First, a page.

Why is that a problem? Well lets look at it very objectively here. If I were to rotate my arm from my shoulder down, all the way down into the hitting area, and my elbow starts to internally rotate towards my body, you can see that my wrist is now suppurating here. Okay my elbow starts to rotate in towards my body. Why is this bad? Well if I strike the golf ball with my elbow now moved into this position, the force, the impact itself, is going to start moving my arm into that hyper extended position. If I impact the golf ball, you can see that that's the direction it wants to go. That's where a lot of the pain and discomfort comes from, believe it or not. Is because you are rotating the arm as one unit all the way down into your golf swing, getting the club face to rotate very excessively.
Where tour players, if you watch their golf swings, their elbow position is now facing more down the target line. Okay? It's down the target line, because why? Well, here's the good news. We can rotate this guy, okay? With our wrist and our forearm. We don't have to have the entire arm rotating. We can rotate it with our wrist and our forearm based off the distal radioulnar joint. So if I were to keep my elbow moving down in front of me here, I can rotate my wrist. Okay? That's exactly how tour players control the club face so well and avoid elbow injuries.
So, how does this ... How do we fix it? Well, that's a good - that's a good question, because that's what we're here for, is we want to drill. Now let me show you exactly a little bit more on top of that. When the elbow position's down on the target line, and I impact the golf ball, okay? I'm starting to feel the force here. What is my arm going to do if my elbow is down the target line? Well, my arm would move in this direction, okay? This is obviously an exaggerated form, we wouldn't see a lot - anybody break their arm like that. But I want you to just to see, if my elbow's down the target line, and I impact this golf ball, my arm is going to move this way. Well, you and I can probably sit here all day and do this movement and never really feel any pain or discomfort. Where the other way, you're going to start to move the arm in the direction it doesn't want to go, where that safety mechanism's saying, "nuh-uh. No way."
So now, as far as the drill's concerned, and this is a good one for you guys at home that really battled with this, is I want you to just go ahead set up. Okay? You can set up with about 80% of your weight on your left foot, head in behind the golf ball, I want you to just go ahead and start without a club here, and swing your arm out here to about 9 o'clock. Okay? So my glove logo or my watch is facing back at you at home.
And what I want you to do, is I want you to slowly pull your elbow down the target line, very relaxed, you don't need to yank it down there. Just pull very lightly. And I want you to rotate your wrist keeping your elbow facing down the target line as long as possible. And I want you to stop at impact. So elbow down the target line, rotate the wrist. So when you get into the hitting area, or at impact here, I want your elbow facing down the target line, I want your watch - your glove logo facing down the target line as well. Okay?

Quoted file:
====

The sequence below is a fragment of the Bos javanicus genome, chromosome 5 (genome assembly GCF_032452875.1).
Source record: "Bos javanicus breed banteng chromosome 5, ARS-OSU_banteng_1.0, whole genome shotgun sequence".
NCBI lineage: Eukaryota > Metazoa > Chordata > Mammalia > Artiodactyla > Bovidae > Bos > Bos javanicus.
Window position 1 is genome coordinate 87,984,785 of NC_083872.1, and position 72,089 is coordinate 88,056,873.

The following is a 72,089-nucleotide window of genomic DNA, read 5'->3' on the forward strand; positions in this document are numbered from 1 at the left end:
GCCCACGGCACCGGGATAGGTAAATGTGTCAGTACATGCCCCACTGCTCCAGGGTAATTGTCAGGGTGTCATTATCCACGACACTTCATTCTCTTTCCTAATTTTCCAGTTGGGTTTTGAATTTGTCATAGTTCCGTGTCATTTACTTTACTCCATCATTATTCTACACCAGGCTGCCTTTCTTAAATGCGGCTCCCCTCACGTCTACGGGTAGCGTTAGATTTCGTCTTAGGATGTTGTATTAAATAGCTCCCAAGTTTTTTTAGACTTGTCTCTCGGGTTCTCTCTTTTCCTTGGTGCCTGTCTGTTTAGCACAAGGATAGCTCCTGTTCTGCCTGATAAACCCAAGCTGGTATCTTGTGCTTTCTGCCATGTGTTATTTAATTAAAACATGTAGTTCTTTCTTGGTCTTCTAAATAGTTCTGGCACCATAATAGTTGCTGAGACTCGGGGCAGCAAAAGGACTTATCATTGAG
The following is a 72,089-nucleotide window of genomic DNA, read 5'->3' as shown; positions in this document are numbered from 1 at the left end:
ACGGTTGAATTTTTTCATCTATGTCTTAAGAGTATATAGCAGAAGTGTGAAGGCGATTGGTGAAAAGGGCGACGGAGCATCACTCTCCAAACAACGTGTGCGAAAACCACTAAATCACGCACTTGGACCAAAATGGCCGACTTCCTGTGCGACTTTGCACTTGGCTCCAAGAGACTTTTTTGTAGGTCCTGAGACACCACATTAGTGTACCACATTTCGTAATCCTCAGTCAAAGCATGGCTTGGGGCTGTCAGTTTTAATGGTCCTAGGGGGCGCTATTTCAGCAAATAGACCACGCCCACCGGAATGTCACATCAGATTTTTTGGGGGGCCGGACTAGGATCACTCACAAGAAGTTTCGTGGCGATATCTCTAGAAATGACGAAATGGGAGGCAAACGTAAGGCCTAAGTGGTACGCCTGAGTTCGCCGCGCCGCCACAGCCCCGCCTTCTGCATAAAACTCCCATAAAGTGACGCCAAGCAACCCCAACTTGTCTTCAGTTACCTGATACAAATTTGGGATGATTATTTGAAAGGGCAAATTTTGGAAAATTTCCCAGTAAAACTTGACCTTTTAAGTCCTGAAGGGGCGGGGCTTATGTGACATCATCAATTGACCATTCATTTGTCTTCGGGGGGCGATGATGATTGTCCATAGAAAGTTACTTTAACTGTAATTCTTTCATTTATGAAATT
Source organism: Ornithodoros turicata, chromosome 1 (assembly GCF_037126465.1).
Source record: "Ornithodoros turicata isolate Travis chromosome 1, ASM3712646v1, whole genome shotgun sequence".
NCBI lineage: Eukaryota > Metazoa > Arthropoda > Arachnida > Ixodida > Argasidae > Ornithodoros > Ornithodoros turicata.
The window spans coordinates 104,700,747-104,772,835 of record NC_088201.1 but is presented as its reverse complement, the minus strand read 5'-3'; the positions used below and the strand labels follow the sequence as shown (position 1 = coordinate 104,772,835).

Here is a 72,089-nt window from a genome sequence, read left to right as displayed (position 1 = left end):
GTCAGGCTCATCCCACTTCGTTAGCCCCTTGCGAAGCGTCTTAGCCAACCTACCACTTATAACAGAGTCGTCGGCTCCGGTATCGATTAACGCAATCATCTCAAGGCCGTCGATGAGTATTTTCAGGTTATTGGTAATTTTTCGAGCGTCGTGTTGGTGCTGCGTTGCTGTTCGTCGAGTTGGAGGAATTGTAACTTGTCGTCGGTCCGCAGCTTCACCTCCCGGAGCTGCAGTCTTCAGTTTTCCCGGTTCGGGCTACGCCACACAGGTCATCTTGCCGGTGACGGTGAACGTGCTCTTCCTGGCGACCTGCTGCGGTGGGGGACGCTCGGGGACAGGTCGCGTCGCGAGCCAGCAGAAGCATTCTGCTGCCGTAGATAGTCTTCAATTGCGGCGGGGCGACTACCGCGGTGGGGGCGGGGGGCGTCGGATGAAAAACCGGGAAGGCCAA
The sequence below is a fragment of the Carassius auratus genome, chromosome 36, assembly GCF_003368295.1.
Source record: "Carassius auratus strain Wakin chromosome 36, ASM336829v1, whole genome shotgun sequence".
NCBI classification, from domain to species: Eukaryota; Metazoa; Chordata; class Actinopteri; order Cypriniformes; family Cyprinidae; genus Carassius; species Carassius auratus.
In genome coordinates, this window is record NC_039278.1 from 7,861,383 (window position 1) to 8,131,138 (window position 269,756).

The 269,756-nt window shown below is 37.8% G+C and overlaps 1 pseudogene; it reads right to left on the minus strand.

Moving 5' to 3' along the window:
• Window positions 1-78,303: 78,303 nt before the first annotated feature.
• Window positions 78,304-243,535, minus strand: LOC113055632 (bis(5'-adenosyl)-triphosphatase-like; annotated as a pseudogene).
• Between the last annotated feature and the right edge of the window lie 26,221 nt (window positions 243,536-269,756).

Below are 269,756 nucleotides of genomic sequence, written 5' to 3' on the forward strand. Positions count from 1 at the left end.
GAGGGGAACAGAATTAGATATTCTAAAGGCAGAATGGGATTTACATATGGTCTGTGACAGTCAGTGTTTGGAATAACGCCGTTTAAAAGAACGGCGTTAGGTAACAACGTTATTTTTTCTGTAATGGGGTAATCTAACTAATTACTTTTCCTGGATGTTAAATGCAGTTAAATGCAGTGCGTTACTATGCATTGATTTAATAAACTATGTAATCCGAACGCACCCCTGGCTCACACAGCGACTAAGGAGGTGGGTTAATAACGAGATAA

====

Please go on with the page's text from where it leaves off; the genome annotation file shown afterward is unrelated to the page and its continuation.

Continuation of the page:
So you can see here, my wrist is slightly bowed, this would be flat. Bowing of the left wrist just delofts the club. Okay? I want you to do about 100-300 reps without a golf club. Then your next practice session, I want you to start out the same way. So aim, if you're going to do 300 reps, your first 150 reps need to be done without a club. Then for those of you players that have an impact bag, this is a great drill for you. Start to put the club in there, you're going to set up the same way, and then as your arm starts to move, or your elbow starts to move down in front of you, keep it down the target line, and let the wrist rotate and have those same checkpoints.
Once you do enough reps of this into the impact bag, then slowly start to add some weight shift to it, slowly start to add some more width, some more rotation, and repeat the process. Still continuing to hit the impact bag. Don't work on pulling your arms down the hitting area, just let your arm kind of fall and release. Keeping the elbow position down the target line. You'll see that this is, number one, you're going to alleviate a lot of the elbow pain. Number two, you're going to see that we can start to square the club face up with our wrist, and now you're going to have more control.
Then after you've completed that process with the impact bag, then slowly start working on your release, and you're going to see that you will never have elbow pain ever again, and you've got more control of your club face, you're hitting more greens, which is way more fun and way more exciting.
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-Dr. Jeffrey Broker, Assoc. Prof. in Biomechanics at University of Colorado at Colorado Springs and Former Senior Biomechanist for U.S. Olympics Committee
-Hub Orr - Happy PREMIUM MEMBER of RotarySwing.com
-Sam Jarman, PGA Golf Instructor in the UK